Worst Practices in Legal Education

I got the idea for this blog post from Chuck Weisselberg.   We all feel unworthy sometimes to tout what we do as BEST Practices.  It’s probably easier to name the poor practices of legal education.  So here’s the beginning of my pet peeves :

1) Acceptance of  law professors who disparage and show immense disdain for the VERY profession in which their students are preparing to join

2) Allowing the book to define how and what you choose to teach

3) Regurgitating in class what students should have read to prepare for class

4) Creating and supporting false dichotomies between theory and practice, ethics and “thinking like a lawyer,” and professional and personal values.

 

Please join me in commenting on the WORST PRACTICE scenarios you see in legal education…

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5 Responses

  1. Demeaning students rather than teaching them!

  2. Continuing to grade our students based solely on one exam at the end of the course, with little or no formative assessment during the course.

  3. Lecturing at the front of a class, with eyes closed, and refusing to answer questions.

    Failing to realize that students have various different learning styles, and teaching just to the type of learner that the professor is, rather than using a variety of teaching methods.

  4. Failing to show genuine interest in whether the students are learning, by solely lecturing without incorporating discussion, problem solving, or other active learning techniques. I will never forget my corporations professor. He came in to every class with the book, walked up to the podium, opened it up, looked down, and read aloud without projecting his voice or ever looking up. Scintillating! So – I remember the professor quite well, but I don’t remember a thing about the law of corporations.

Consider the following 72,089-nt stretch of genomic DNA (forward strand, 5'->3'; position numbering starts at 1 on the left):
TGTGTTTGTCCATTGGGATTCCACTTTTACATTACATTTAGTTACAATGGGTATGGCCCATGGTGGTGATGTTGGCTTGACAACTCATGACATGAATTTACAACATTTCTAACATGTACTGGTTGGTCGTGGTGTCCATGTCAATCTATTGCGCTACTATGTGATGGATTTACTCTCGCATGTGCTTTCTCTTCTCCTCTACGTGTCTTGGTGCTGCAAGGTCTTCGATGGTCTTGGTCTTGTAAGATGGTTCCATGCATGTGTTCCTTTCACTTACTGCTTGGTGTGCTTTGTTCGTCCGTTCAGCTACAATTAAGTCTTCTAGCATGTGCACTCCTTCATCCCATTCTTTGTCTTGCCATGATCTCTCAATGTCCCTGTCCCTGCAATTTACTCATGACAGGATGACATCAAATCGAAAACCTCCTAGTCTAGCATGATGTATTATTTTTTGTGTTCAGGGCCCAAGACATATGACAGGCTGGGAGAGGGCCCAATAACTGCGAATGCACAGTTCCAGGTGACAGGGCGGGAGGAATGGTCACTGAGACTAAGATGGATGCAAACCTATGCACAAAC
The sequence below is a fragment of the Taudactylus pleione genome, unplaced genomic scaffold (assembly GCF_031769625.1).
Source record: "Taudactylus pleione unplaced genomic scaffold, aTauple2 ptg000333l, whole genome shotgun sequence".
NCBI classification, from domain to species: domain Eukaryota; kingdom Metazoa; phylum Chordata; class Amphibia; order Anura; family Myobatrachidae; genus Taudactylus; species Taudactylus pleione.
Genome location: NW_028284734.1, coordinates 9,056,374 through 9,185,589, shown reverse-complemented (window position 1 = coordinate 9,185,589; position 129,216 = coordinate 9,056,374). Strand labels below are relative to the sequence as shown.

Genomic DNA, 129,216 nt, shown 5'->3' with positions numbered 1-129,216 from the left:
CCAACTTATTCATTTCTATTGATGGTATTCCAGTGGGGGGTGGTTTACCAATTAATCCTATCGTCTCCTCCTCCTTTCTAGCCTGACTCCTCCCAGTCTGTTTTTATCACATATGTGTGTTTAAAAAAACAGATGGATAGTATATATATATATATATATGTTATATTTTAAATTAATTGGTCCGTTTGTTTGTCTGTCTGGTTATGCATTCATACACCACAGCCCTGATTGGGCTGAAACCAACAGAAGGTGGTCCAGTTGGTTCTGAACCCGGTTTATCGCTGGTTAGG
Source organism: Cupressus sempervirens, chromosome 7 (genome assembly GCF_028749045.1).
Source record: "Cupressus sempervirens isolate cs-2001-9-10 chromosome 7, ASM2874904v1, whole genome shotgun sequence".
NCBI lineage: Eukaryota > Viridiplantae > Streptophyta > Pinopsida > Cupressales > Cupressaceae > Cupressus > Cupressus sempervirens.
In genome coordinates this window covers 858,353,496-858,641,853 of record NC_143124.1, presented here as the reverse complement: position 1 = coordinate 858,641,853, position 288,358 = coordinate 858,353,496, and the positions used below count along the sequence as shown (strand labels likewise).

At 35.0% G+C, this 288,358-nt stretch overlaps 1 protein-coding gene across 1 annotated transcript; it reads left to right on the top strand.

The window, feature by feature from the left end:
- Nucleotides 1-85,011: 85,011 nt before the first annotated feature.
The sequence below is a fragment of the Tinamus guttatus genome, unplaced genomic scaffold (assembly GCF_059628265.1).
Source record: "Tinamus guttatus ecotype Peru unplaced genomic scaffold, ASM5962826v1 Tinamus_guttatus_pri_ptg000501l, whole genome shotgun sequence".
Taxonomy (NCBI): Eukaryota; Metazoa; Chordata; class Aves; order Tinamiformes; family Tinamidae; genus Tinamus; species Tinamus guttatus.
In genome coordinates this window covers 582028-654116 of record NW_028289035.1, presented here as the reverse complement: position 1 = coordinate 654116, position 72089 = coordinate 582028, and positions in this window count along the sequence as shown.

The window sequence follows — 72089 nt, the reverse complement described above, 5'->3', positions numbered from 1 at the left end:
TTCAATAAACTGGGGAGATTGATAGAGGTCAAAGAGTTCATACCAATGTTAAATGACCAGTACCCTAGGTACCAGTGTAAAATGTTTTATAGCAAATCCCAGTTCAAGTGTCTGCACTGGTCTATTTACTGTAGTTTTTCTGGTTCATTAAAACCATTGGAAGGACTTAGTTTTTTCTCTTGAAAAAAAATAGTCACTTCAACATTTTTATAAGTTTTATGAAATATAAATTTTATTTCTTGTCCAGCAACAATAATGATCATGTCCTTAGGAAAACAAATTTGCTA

5. 1. The Socratic method. It needs to go away. While it certainly may encourage students to read cases so they don’t sound stupid in class, it isn’t the best pedagogical method. It is annoying (if not scary) for the “victim” while often more dull than informative to the rest of the class. And, since people are more interested in being ready to answer the questions thrown at them, they don’t fully absorb the material they read. Instead, they find shortcuts to get the answers and don’t remember what they read last week. However, that’s not to say students shouldn’t be involved, but they should want to be involved rather than thinking being involved is necessary evil of law school. The Socratic method makes a positive into a negative…very quickly.

    2. Teaching out of a textbook while ignoring real life practice scenarios. The “here’s the law” approach doesn’t help when the law says X and Y, but 95% of practicing attorneys do X and find Y to be absurd for A, B, and C reasons that aren’t in the textbook. The adjuncts teach “real” law while the academic, full time professors tend to teach the “textbook” law.

    3. Once a semester tests. Students should be taught the material, given exercises to reinforce the material (with feedback), and be tested at least twice a semester.

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